Mason’s Madhouses in old Fishponds

A shameless plug for my upcoming book with Bristol Radical History Group

Joseph Mason 1711-1779

Long before Bristol’s Glenside Hospital  in Manor Road came into being, there were three versions of what became known as ‘Mason’s Madhouses’ in Fishponds. The area was then part of the parish of nearby Stapleton.

These ‘lunatic asylums’ provided a good living for several generations of the founder’s family, from 1738 to 1859. 

Self-styled Doctor Joseph Mason from Wickwar set up his first asylum at the junction of Glaisdale Road and College Road in 1740.

No remnants remain, but the business was so successful that by the end of the century he had commissioned Fishponds House, a sprawling asylum that stretched along Manor Road and Fishponds Road from College Road to Oldbury Court Road.

Later still the family would lease the equally grand Upper Fishponds House in what is now Beechwood Road, as a short-lived annexe for recuperating women patients.

Originally owned by Joseph Mason’s lawyer, the house had been used as a boys’ school on the edge of the disused quarries that gave Fishponds its name. It would return to use as a school, before past associations were obliterated when its new owner Alfred Robinson, of the DRG packaging family, renamed it Beechwood House. Traces of the estate in which it sat can still be found, notably a weeping willow tree in Beechwood Road.

The story of the family’s exploits, and their often colourful approaches to mental illness, form the basis of ‘No Cure, No Fee, boarding excepted’, the book I have been researching at the Glenside Hospital Museum over the last four years.

It is to be published this autumn by Bristol Radical History Group. We had hoped it would be back from the printers for a launch at the Museum on International Mental Health Day, 10 October but no such luck. This year’s theme is ‘Mental health is a universal human right’.

The ironic title of the book comes from one of the many adverts placed in local papers alerting the public to the family’s services.

Although lauded at different stages for their methods, the Masons had a chequered history and all was not always well in the madhouse. The founder amassed a great deal of property locally, and owned an extensive farm in St. George to which he sometimes took his patients. 

For the most part family members lived in the asylum, but Mason’s grandson Joseph Mason Cox developed a splendid family house complete with an orchard on the Downend Road. Overn Hill House is now the site of the Church of Jesus Christ of the Latterday Saints.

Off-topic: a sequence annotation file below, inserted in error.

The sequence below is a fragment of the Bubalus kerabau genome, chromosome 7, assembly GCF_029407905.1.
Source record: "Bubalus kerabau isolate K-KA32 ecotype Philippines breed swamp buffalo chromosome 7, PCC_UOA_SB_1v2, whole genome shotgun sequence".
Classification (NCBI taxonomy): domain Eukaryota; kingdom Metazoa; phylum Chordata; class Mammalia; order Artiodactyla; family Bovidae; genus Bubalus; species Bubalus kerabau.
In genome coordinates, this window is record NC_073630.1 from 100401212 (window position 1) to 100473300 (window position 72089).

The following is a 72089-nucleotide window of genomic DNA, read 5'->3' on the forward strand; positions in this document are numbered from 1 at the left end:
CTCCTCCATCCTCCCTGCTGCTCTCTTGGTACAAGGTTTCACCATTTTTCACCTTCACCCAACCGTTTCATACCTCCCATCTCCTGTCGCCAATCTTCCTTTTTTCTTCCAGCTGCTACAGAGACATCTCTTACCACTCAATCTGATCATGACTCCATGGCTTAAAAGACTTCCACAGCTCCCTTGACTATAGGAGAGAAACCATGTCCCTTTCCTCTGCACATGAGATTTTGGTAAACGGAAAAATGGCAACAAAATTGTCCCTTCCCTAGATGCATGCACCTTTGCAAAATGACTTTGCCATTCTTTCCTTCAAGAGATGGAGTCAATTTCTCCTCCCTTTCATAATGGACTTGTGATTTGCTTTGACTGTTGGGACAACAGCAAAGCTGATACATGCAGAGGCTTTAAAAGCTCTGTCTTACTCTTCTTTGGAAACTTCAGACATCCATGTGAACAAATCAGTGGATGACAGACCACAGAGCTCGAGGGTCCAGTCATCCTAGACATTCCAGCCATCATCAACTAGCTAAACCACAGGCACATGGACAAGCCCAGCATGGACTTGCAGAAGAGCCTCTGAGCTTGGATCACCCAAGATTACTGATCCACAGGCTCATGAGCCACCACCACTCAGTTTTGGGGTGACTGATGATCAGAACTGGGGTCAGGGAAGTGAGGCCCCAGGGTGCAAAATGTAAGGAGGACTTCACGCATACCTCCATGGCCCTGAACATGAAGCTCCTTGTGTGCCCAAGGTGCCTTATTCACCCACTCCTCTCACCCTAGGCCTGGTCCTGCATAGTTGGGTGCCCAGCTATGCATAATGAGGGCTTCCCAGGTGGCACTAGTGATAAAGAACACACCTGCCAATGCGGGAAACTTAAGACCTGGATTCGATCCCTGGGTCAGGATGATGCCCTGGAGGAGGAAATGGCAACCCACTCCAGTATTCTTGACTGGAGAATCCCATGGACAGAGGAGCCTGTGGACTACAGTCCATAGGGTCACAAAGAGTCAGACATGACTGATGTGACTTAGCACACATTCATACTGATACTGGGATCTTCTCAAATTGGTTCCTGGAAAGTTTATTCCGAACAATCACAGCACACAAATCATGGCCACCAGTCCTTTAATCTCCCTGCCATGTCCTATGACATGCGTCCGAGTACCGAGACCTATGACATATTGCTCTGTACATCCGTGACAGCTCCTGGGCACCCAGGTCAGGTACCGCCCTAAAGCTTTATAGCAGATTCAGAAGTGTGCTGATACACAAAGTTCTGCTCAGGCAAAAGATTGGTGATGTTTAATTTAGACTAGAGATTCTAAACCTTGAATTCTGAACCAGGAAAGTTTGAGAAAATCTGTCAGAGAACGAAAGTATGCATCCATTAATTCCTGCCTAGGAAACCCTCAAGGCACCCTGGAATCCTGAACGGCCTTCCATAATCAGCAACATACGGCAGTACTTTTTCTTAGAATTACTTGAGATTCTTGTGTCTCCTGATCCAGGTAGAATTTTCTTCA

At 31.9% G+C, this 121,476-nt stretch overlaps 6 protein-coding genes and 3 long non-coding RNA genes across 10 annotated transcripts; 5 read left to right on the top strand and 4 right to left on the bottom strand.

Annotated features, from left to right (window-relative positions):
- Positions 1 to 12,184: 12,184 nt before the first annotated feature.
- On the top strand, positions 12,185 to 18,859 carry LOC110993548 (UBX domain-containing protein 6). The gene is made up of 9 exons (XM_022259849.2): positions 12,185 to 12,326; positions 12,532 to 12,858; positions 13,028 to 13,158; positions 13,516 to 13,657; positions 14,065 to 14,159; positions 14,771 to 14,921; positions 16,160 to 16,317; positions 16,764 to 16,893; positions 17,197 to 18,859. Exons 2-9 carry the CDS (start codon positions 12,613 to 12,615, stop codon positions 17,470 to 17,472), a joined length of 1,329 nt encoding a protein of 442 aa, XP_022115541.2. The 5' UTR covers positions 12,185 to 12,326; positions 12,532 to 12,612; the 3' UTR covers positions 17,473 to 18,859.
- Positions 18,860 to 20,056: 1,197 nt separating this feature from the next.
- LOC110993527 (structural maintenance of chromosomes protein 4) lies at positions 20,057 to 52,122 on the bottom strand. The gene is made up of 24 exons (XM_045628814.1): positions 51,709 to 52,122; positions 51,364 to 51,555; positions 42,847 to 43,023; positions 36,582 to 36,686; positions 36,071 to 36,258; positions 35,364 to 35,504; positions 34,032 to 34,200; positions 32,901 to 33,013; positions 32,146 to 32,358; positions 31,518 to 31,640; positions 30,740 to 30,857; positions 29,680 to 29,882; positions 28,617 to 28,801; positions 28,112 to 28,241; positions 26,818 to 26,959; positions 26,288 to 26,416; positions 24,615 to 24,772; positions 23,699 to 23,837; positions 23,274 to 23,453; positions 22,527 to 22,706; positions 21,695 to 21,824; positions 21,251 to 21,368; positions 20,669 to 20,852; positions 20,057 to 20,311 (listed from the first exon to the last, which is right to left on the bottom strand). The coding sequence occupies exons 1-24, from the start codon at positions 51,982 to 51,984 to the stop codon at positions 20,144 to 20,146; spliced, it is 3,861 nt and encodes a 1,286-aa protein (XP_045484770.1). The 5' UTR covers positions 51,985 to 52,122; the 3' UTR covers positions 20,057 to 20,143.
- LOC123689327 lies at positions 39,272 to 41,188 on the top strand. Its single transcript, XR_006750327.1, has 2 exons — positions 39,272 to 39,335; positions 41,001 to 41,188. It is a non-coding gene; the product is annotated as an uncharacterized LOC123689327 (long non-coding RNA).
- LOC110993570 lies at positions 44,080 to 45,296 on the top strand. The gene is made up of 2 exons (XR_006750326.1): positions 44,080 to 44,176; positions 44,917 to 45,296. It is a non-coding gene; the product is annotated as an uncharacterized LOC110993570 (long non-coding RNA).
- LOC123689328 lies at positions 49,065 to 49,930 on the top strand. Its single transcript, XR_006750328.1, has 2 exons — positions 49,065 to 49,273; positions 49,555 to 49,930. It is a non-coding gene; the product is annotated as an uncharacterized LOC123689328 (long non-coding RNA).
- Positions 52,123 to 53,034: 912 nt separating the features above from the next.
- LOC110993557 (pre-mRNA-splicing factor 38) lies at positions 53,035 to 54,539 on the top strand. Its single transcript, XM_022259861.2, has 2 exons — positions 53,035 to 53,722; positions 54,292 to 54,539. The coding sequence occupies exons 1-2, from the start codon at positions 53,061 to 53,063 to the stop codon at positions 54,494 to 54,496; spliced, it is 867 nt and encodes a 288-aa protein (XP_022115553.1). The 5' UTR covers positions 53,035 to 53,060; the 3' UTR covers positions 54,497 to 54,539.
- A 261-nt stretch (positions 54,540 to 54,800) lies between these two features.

Descendants of Joseph Mason were certainly better qualified than him, though some were not so good with money. And in changing times methods of care at the madhouse fell behind more enlightened approaches to mental health.

Fishponds House in the 1850s, with St Mary’s Church at 11 o’clock

They were Baptists and boasted their own chapel and daily prayers, and sponsored the Baptist church in nearby Downend. But they also formed a relationship with St. Mary’s Church in Fishponds once it was established in 1820.

Its curate William Mirehouse would play a fateful part in the downfall of the Mason dynasty.

As a result a public inquiry was held near Old Market, revealing some astonishing shortcomings which would eventually lead to the closure of Fishponds House.

By happy coincidence the full verbatim account of the public inquiry into Fishponds House was digitised by the Wellcome Foundation while I was researching the book. Hearing the actual voices of those involved added a human dimension to the story I was trying to tell, and provided a vivid insight into shortcomings of the asylum management.

‘Before Pinel’ – sketch donated to Glenside Hospital Museum

It heard from reformers like Irishman John Conolly who followed the French medic Phillippe Pinel who campaigned against the use of restraint mechanisms in asylums and for more more humane treatment regimes.

‘After Pinel’ – anonymous sketch depicting more humane treatments

Fishponds House was sold off at auction on Wednesday 4 May 1859 in the Full Moon Inn (now The Crafty Egg restaurant) on Fishponds Road.

For a time the building became Massingham’s Boot and Shoe factory but was demolished to make way for the houses, surgery shops and restaurants that now cover the site. Staff at the dentists that sits at what was the entrance to the asylum have reported strange sounds and phenomena, though none knew what previously stood on the site.

The furniture, equipment and crockery were auctioned off in July 1859, by which time work had started on Bristol’s Municipal Lunatic Asylum on Blackberry Hill. The premises is currently used by the University of the West of England (UWE) to train future generations of health workers, but UWE now plan to sell the extensive site, putting the unique Glenside Hospital Museum at risk.

An example of a rotation machine

My research took me down many rabbit holes which have made the book a fact-filled account of the bad old days but also a fascinating insight into the people and thinking of the time.

A series of panels tell the tales of some key personalities alongside unusual aspects of social and local history.

They include Daniel Defoe’s attempt to persuade the Queen Consort to investigate abuses in private madhouses; the application of ‘rotational therapy’, more a form of control than cure; and the formation of the Friends of the Alleged Lunatics Society, precursor to today’s MIND, by the son of Spencer Perceval, the only British Prime Minister to have been assassinated.

Mike J

Journalist, trainer, editor; storyteller; amateur historian.

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